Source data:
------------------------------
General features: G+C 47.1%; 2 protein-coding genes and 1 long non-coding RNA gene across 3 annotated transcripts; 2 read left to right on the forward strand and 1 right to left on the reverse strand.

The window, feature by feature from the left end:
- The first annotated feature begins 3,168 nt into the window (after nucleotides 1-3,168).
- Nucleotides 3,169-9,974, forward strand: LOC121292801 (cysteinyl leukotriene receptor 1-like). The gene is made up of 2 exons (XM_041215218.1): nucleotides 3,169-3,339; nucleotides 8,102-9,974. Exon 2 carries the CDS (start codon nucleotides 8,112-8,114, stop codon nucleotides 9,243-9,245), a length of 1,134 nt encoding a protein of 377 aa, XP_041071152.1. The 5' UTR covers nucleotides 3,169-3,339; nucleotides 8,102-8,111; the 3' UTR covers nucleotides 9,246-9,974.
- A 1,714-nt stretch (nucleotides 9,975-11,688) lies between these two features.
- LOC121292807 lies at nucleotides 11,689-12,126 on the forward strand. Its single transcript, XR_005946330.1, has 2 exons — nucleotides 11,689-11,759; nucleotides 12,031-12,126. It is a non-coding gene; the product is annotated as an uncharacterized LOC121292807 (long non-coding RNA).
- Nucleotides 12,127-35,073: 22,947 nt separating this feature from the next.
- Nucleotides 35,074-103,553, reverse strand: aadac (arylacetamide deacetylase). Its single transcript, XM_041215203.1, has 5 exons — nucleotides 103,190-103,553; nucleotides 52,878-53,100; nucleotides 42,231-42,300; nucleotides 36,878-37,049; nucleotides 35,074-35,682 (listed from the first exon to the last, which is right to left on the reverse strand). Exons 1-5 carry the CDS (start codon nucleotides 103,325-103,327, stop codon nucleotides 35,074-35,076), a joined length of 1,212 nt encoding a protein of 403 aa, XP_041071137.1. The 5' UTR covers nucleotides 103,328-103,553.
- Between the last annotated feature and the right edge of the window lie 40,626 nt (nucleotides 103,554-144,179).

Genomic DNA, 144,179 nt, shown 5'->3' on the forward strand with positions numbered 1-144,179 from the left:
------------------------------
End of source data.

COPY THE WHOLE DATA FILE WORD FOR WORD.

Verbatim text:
General features: G+C 47.1%; 2 protein-coding genes and 1 long non-coding RNA gene across 3 annotated transcripts; 2 read left to right on the forward strand and 1 right to left on the reverse strand.

The window, feature by feature from the left end:
- The first annotated feature begins 3,168 nt into the window (after nucleotides 1-3,168).
- Nucleotides 3,169-9,974, forward strand: LOC121292801 (cysteinyl leukotriene receptor 1-like). The gene is made up of 2 exons (XM_041215218.1): nucleotides 3,169-3,339; nucleotides 8,102-9,974. Exon 2 carries the CDS (start codon nucleotides 8,112-8,114, stop codon nucleotides 9,243-9,245), a length of 1,134 nt encoding a protein of 377 aa, XP_041071152.1. The 5' UTR covers nucleotides 3,169-3,339; nucleotides 8,102-8,111; the 3' UTR covers nucleotides 9,246-9,974.
- A 1,714-nt stretch (nucleotides 9,975-11,688) lies between these two features.
- LOC121292807 lies at nucleotides 11,689-12,126 on the forward strand. Its single transcript, XR_005946330.1, has 2 exons — nucleotides 11,689-11,759; nucleotides 12,031-12,126. It is a non-coding gene; the product is annotated as an uncharacterized LOC121292807 (long non-coding RNA).
- Nucleotides 12,127-35,073: 22,947 nt separating this feature from the next.
- Nucleotides 35,074-103,553, reverse strand: aadac (arylacetamide deacetylase). Its single transcript, XM_041215203.1, has 5 exons — nucleotides 103,190-103,553; nucleotides 52,878-53,100; nucleotides 42,231-42,300; nucleotides 36,878-37,049; nucleotides 35,074-35,682 (listed from the first exon to the last, which is right to left on the reverse strand). Exons 1-5 carry the CDS (start codon nucleotides 103,325-103,327, stop codon nucleotides 35,074-35,076), a joined length of 1,212 nt encoding a protein of 403 aa, XP_041071137.1. The 5' UTR covers nucleotides 103,328-103,553.
- Between the last annotated feature and the right edge of the window lie 40,626 nt (nucleotides 103,554-144,179).

Genomic DNA, 144,179 nt, shown 5'->3' on the forward strand with positions numbered 1-144,179 from the left: